The way I choose to implement this strategy is through a satellite portfolio with Endowus – through them I’m invested in Dimensional Fund Advisors’ world equity fund (accumulation) that has been loaded with tilts towards factors of value, size and quality.
Kyith from InvestmentMoats has written a solid article on DFA funds for Singaporeans which you should check out if you’re interested.
MoneyOwl also has a similar portfolio, but I’ve decided on Endowus because they offered a more holistic (cash, CPF, SRS) solution for now and I like how your assets will be custodised with UOB Kay Hian directly so it’s a safe long-term solution.
I also have a low-volatility factor tilt for stocks in my DIY portfolio which I am also exploring, and so far it has worked pretty well during the recent February 2020 market correction – reducing my drawdowns compared to the wider broad market.
Since this is a small satellite portfolio, we shall see how the factor tilt strategy performs over time, but even if it doesn’t, it should not underperform the core portfolio by a large margin.
REIT portfolio for dividends and income
If you read my introduction post to REITs, I like investing in REITs due to their long-term price appreciation and income-generating potential.
My REIT portfolio here is really just for generating periodic quarterly or semiannual cash flows that I can use to rebalance my other portfolios or spend them as a reward to myself for building up my cash cows – because seeing cold hard cash coming into my bank accounts keeps me motivated to continue building them!
My ideal strategy is to own a portfolio of high-quality REITs directly through my own analysis but trading costs have remained a bane. So for now, I have chosen to own them passively in a market capitalisation weighted REIT ETF.
Depending on the index (and ETF), you might get very different returns and volatility profile of your REITs so it might be wise to do a little research on the different construction methodologies of REIT ETFs out there. Until there is a way for me to own REITs directly and cheaply, then the benefits of diversification really help to lower my risks here.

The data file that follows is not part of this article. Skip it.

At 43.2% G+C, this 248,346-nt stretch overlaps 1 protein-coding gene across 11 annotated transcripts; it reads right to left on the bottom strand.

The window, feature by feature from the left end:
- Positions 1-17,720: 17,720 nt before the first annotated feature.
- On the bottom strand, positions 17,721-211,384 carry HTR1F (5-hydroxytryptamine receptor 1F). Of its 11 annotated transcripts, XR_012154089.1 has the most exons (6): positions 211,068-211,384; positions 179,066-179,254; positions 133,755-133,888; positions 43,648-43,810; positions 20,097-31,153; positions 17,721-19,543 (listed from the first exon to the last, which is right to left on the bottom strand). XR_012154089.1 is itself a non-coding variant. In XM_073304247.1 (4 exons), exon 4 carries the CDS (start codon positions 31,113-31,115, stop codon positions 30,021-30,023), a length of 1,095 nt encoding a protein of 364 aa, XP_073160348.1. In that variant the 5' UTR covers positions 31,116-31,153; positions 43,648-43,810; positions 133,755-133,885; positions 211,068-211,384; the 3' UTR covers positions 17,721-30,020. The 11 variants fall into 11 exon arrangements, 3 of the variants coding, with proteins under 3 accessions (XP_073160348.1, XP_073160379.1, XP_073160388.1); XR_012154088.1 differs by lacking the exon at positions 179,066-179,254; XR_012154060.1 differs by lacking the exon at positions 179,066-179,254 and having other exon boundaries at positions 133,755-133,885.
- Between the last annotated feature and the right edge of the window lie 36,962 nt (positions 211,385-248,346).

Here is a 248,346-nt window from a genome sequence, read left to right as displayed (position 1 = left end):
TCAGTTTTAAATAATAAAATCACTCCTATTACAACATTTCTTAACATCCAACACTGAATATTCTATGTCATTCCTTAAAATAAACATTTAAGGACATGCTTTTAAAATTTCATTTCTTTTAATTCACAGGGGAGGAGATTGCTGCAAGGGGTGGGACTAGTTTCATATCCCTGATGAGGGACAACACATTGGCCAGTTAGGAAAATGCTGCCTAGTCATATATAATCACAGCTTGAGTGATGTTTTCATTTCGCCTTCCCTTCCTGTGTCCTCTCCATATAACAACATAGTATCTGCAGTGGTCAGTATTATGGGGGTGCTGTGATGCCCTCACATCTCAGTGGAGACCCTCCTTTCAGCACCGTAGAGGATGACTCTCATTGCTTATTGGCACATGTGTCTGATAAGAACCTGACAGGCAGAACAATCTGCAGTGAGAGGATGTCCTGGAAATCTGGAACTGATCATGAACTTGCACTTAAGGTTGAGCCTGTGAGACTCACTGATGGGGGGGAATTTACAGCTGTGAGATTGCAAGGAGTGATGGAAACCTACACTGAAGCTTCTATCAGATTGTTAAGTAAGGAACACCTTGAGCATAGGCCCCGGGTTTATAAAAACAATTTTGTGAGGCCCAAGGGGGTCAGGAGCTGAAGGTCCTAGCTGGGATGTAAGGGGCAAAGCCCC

Syfe+ has a managed REIT portfolio with their launched last month to invest in a discretionary portfolio of Singapore-listed REITs which I briefly blogged about last week. It is one way to implement a REIT portfolio, so depending on your needs, you should see which is the best solution for you.
On the contrary, overweighting REITs might not be a wise strategy as they also exist in various market benchmarks in their market capitalisation weights. If you pursue such a strategy, then you must be willing to accept returns that either deviate sharply from the benchmark (in both directions) or accept higher risks for the same returns – something known as dispersion in finance.
For me, the benefits are more psychological than anything. Who doesn’t like owning properties that house the companies you invest in, while giving you a regular income stream that you can spend?
Finally, I also set aside some money as a fun portfolio to invest in individual stocks that I like. It makes investing a little more interesting that I can use for conversations with people.
This portfolio (as the name implies) is absolutely just for fun – and I am willing to lose 100% of my money in this portfolio so you can take it like I am speculating on stocks that might outperform the market.
In this portfolio, which I try to keep no more than 10% of my investments in, I have invested in stocks like JD.com, which I believe have been mispriced by the market. I am super long the Chinese economy and e-commerce in general, and taking a position in JD.com is one of my biggest single-stock bets.
That’s it, my 4 portfolios within my investment portfolio that I count on to generate regular income, build long-term wealth and also a small bet on exceptional returns from the stocks that I like.